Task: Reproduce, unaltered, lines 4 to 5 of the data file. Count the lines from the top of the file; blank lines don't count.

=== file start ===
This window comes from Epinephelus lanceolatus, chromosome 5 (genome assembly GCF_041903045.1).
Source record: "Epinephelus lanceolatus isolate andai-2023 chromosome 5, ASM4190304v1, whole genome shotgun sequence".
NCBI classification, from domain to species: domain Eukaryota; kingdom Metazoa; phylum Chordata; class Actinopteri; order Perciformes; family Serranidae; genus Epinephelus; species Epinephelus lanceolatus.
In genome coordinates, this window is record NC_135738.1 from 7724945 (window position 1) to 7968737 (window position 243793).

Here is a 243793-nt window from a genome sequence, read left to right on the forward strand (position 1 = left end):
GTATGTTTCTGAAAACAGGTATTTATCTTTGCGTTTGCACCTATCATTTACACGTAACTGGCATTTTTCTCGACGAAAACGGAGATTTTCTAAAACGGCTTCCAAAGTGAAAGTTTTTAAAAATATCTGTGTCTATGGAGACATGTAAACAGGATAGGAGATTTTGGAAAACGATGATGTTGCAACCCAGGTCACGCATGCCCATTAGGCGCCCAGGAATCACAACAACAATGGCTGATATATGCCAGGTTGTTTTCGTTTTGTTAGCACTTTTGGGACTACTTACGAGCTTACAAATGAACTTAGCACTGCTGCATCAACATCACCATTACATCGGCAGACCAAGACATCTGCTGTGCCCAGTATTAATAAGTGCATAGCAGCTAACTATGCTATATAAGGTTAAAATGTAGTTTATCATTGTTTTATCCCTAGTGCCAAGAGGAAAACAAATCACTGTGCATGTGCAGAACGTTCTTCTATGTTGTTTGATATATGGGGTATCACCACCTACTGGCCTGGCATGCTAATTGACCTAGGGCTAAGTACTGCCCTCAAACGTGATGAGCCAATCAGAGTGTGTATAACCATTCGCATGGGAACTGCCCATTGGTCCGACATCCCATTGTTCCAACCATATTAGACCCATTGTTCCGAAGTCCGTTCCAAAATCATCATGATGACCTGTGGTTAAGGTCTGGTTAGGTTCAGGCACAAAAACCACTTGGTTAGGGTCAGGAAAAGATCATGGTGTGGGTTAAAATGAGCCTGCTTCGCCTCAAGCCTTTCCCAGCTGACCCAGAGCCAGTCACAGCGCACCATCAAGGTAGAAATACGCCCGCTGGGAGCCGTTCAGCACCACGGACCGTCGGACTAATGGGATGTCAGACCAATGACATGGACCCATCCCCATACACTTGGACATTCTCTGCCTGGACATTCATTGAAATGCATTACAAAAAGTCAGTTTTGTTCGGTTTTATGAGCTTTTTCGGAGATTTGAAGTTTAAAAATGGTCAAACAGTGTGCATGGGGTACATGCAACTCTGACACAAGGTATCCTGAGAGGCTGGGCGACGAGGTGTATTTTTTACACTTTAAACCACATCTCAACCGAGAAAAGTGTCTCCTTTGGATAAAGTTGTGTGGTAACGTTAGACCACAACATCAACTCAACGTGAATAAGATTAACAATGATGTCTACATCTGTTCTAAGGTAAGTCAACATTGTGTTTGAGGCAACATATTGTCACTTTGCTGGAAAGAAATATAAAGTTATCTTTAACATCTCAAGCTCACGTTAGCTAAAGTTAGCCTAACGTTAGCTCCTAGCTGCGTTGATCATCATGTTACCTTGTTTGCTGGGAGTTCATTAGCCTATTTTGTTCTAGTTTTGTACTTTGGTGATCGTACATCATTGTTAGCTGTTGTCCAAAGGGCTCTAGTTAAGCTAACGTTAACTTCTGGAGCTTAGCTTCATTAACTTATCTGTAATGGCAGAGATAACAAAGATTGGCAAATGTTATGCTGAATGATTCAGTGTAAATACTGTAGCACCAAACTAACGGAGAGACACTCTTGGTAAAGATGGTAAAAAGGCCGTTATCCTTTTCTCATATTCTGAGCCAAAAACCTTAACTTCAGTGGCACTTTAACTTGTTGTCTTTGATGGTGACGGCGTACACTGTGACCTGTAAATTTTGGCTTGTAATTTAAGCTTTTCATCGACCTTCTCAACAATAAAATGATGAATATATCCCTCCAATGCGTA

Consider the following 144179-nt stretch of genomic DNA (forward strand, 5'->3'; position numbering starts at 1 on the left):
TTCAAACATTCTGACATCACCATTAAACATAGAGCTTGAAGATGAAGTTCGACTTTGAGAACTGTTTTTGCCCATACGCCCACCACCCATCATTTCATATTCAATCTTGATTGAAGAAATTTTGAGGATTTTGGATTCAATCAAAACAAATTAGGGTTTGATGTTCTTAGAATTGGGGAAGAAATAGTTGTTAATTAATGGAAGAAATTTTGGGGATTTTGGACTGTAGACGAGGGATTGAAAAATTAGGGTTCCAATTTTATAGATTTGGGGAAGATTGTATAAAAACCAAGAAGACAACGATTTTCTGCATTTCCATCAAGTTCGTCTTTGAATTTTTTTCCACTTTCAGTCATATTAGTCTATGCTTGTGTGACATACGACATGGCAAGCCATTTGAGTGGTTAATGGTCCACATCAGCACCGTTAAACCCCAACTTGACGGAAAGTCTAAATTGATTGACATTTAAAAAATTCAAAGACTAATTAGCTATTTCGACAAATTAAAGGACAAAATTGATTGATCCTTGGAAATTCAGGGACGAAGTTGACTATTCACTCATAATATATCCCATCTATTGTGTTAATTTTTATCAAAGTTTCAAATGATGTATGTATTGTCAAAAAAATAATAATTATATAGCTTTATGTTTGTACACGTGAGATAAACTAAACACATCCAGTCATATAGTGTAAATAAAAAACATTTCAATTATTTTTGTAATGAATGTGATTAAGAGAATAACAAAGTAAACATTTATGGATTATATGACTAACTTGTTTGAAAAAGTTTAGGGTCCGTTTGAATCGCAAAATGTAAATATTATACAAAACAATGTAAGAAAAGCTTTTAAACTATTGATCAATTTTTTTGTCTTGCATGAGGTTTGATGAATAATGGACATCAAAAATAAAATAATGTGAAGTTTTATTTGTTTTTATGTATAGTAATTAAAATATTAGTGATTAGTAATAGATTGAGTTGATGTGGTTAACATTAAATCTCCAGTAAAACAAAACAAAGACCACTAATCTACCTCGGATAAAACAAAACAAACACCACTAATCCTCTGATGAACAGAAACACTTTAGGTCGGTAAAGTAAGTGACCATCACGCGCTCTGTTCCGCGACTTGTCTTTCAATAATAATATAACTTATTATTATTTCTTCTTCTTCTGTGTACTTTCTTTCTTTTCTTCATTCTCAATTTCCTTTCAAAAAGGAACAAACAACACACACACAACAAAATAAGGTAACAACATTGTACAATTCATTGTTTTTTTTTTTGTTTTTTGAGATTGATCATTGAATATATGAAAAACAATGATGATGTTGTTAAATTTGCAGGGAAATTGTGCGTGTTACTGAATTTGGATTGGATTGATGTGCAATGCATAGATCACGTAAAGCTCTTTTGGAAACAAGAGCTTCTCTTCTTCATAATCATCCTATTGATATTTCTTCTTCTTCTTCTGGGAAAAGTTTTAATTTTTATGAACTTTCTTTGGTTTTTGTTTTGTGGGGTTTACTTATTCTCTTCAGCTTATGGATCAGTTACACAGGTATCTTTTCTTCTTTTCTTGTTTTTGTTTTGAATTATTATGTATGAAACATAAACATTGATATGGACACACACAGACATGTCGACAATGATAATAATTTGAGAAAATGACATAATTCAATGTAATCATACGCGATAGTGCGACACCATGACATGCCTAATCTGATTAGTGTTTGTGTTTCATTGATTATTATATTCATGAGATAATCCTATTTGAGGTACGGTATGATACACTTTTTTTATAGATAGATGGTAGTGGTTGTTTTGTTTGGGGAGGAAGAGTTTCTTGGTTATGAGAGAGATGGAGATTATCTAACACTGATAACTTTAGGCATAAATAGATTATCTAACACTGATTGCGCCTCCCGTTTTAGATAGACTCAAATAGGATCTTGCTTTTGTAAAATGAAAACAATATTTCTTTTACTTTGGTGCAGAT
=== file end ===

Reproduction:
In genome coordinates, this window is record NC_135738.1 from 7724945 (window position 1) to 7968737 (window position 243793).

Here is a 243793-nt window from a genome sequence, read left to right on the forward strand (position 1 = left end):